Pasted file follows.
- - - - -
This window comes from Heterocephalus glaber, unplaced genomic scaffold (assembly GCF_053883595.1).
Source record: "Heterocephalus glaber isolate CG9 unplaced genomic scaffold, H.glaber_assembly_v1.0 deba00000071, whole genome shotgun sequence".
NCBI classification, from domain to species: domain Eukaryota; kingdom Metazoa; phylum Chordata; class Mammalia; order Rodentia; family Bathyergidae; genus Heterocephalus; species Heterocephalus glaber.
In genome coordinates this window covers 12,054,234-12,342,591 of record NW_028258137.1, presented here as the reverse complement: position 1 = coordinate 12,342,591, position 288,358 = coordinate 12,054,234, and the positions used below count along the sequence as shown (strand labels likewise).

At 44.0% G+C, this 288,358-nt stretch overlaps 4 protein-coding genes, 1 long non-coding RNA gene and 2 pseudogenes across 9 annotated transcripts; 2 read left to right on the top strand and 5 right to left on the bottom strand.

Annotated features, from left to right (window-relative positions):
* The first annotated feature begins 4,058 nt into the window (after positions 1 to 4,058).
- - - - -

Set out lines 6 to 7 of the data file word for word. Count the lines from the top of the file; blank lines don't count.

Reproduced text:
Annotated features, from left to right (window-relative positions):
* The first annotated feature begins 4,058 nt into the window (after positions 1 to 4,058).